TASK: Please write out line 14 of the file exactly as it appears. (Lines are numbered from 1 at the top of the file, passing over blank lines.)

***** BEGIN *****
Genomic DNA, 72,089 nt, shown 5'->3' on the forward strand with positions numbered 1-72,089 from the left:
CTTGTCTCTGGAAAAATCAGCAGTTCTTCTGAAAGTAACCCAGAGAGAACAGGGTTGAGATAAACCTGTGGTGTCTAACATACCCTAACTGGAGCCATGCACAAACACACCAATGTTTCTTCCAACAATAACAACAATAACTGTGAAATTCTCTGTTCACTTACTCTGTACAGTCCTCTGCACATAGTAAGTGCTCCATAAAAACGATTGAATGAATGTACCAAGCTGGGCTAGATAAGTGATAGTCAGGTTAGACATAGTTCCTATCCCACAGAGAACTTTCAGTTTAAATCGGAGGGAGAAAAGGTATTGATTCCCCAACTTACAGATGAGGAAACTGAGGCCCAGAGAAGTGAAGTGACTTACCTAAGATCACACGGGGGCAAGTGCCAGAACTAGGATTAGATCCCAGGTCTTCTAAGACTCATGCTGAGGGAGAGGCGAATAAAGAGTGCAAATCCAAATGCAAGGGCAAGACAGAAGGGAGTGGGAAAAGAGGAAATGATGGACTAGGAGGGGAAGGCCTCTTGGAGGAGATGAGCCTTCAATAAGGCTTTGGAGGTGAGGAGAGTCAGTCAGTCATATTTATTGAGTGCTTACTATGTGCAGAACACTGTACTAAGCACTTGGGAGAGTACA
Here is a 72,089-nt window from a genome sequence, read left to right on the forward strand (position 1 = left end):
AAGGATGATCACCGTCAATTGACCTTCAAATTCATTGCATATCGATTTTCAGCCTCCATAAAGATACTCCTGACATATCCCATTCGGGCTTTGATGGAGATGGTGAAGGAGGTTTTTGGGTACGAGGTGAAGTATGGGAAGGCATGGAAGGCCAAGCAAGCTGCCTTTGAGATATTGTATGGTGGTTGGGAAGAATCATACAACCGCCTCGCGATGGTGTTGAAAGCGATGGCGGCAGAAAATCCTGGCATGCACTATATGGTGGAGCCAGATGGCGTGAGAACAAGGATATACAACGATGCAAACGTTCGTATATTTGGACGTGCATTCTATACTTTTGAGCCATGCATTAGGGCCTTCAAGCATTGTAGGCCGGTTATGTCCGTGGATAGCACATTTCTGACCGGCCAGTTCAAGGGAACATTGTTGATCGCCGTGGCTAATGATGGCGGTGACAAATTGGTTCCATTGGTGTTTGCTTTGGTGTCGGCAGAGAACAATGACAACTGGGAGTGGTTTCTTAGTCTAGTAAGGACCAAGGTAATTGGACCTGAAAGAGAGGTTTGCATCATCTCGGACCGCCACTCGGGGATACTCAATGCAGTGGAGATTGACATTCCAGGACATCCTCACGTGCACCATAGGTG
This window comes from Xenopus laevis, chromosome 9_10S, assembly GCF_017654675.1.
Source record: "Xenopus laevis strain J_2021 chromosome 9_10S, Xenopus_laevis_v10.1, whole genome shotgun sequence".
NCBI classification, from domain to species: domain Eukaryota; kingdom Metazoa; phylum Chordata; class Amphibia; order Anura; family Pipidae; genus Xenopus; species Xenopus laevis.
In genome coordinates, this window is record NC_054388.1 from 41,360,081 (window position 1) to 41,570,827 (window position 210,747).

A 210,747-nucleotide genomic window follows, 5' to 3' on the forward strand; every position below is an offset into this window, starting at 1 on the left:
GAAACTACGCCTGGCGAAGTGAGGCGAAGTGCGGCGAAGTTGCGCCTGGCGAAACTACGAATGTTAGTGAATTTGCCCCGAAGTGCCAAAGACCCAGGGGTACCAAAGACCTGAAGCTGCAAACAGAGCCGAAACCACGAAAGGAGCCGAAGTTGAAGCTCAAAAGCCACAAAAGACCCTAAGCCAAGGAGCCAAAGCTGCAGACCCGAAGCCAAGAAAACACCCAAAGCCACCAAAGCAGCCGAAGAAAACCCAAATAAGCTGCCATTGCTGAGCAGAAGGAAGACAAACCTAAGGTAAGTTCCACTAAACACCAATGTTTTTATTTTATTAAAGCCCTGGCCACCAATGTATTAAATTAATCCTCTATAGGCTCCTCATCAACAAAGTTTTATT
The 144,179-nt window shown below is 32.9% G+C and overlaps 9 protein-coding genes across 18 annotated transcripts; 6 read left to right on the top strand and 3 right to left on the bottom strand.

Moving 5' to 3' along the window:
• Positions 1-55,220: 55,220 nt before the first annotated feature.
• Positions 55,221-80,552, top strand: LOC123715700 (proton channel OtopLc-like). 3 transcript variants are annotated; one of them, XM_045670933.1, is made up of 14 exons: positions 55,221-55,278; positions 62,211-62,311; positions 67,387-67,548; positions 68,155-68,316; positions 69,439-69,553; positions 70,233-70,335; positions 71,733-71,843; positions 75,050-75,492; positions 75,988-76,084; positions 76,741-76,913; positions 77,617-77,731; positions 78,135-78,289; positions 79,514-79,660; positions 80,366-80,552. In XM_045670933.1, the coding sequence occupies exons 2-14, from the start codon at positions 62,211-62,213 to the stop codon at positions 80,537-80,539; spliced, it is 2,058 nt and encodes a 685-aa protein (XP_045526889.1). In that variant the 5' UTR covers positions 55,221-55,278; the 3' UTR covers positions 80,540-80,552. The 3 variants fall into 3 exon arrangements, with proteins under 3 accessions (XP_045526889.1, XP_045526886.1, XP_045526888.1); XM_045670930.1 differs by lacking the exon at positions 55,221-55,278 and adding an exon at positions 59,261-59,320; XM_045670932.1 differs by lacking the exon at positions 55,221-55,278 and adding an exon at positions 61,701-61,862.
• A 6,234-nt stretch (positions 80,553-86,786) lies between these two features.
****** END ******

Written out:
• Positions 55,221-80,552, top strand: LOC123715700 (proton channel OtopLc-like). 3 transcript variants are annotated; one of them, XM_045670933.1, is made up of 14 exons: positions 55,221-55,278; positions 62,211-62,311; positions 67,387-67,548; positions 68,155-68,316; positions 69,439-69,553; positions 70,233-70,335; positions 71,733-71,843; positions 75,050-75,492; positions 75,988-76,084; positions 76,741-76,913; positions 77,617-77,731; positions 78,135-78,289; positions 79,514-79,660; positions 80,366-80,552. In XM_045670933.1, the coding sequence occupies exons 2-14, from the start codon at positions 62,211-62,213 to the stop codon at positions 80,537-80,539; spliced, it is 2,058 nt and encodes a 685-aa protein (XP_045526889.1). In that variant the 5' UTR covers positions 55,221-55,278; the 3' UTR covers positions 80,540-80,552. The 3 variants fall into 3 exon arrangements, with proteins under 3 accessions (XP_045526889.1, XP_045526886.1, XP_045526888.1); XM_045670930.1 differs by lacking the exon at positions 55,221-55,278 and adding an exon at positions 59,261-59,320; XM_045670932.1 differs by lacking the exon at positions 55,221-55,278 and adding an exon at positions 61,701-61,862.